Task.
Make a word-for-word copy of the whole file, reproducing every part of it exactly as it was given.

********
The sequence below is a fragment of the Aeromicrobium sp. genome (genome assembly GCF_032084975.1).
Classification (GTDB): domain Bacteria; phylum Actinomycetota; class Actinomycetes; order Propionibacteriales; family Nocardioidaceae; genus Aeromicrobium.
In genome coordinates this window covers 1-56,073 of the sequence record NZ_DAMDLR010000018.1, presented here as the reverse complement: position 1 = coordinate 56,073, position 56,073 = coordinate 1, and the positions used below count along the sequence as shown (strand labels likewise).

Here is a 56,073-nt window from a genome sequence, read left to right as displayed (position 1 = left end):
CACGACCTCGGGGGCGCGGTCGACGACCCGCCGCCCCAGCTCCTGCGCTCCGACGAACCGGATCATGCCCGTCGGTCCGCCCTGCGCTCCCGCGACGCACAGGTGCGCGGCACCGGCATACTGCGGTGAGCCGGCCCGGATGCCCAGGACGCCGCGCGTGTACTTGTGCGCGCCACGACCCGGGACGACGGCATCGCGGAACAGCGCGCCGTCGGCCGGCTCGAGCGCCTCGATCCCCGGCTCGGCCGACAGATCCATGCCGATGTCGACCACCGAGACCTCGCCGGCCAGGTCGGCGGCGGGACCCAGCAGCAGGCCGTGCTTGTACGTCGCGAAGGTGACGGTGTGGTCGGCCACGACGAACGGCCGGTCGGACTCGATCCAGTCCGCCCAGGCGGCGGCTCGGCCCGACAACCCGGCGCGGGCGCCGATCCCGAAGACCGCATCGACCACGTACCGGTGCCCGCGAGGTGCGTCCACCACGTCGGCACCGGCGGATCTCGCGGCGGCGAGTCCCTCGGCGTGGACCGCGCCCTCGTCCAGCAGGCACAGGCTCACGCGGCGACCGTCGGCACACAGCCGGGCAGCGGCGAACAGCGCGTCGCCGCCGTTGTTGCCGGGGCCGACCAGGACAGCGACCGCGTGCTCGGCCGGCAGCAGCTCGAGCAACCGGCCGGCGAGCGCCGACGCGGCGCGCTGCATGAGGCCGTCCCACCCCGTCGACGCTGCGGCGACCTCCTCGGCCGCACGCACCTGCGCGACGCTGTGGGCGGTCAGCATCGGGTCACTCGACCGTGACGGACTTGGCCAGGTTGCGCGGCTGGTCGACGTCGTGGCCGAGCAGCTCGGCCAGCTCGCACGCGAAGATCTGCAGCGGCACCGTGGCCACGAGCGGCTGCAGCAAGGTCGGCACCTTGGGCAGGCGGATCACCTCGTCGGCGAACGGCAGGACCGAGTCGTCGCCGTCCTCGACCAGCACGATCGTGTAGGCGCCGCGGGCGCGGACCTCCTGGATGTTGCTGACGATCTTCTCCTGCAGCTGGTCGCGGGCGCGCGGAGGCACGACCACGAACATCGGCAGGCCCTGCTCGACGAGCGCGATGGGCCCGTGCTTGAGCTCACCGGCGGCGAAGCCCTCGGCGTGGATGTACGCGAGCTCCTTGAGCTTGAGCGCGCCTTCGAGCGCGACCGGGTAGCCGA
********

The sequence below is a fragment of the Aeromicrobium sp. genome (genome assembly GCF_032084975.1).
Classification (GTDB): domain Bacteria; phylum Actinomycetota; class Actinomycetes; order Propionibacteriales; family Nocardioidaceae; genus Aeromicrobium.
In genome coordinates this window covers 1-56,073 of the sequence record NZ_DAMDLR010000018.1, presented here as the reverse complement: position 1 = coordinate 56,073, position 56,073 = coordinate 1, and the positions used below count along the sequence as shown (strand labels likewise).

Here is a 56,073-nt window from a genome sequence, read left to right as displayed (position 1 = left end):
CACGACCTCGGGGGCGCGGTCGACGACCCGCCGCCCCAGCTCCTGCGCTCCGACGAACCGGATCATGCCCGTCGGTCCGCCCTGCGCTCCCGCGACGCACAGGTGCGCGGCACCGGCATACTGCGGTGAGCCGGCCCGGATGCCCAGGACGCCGCGCGTGTACTTGTGCGCGCCACGACCCGGGACGACGGCATCGCGGAACAGCGCGCCGTCGGCCGGCTCGAGCGCCTCGATCCCCGGCTCGGCCGACAGATCCATGCCGATGTCGACCACCGAGACCTCGCCGGCCAGGTCGGCGGCGGGACCCAGCAGCAGGCCGTGCTTGTACGTCGCGAAGGTGACGGTGTGGTCGGCCACGACGAACGGCCGGTCGGACTCGATCCAGTCCGCCCAGGCGGCGGCTCGGCCCGACAACCCGGCGCGGGCGCCGATCCCGAAGACCGCATCGACCACGTACCGGTGCCCGCGAGGTGCGTCCACCACGTCGGCACCGGCGGATCTCGCGGCGGCGAGTCCCTCGGCGTGGACCGCGCCCTCGTCCAGCAGGCACAGGCTCACGCGGCGACCGTCGGCACACAGCCGGGCAGCGGCGAACAGCGCGTCGCCGCCGTTGTTGCCGGGGCCGACCAGGACAGCGACCGCGTGCTCGGCCGGCAGCAGCTCGAGCAACCGGCCGGCGAGCGCCGACGCGGCGCGCTGCATGAGGCCGTCCCACCCCGTCGACGCTGCGGCGACCTCCTCGGCCGCACGCACCTGCGCGACGCTGTGGGCGGTCAGCATCGGGTCACTCGACCGTGACGGACTTGGCCAGGTTGCGCGGCTGGTCGACGTCGTGGCCGAGCAGCTCGGCCAGCTCGCACGCGAAGATCTGCAGCGGCACCGTGGCCACGAGCGGCTGCAGCAAGGTCGGCACCTTGGGCAGGCGGATCACCTCGTCGGCGAACGGCAGGACCGAGTCGTCGCCGTCCTCGACCAGCACGATCGTGTAGGCGCCGCGGGCGCGGACCTCCTGGATGTTGCTGACGATCTTCTCCTGCAGCTGGTCGCGGGCGCGCGGAGGCACGACCACGAACATCGGCAGGCCCTGCTCGACGAGCGCGATGGGCCCGTGCTTGAGCTCACCGGCGGCGAAGCCCTCGGCGTGGATGTACGCGAGCTCCTTGAGCTTGAGCGCGCCTTCGAGCGCGACCGGGTAGCCGA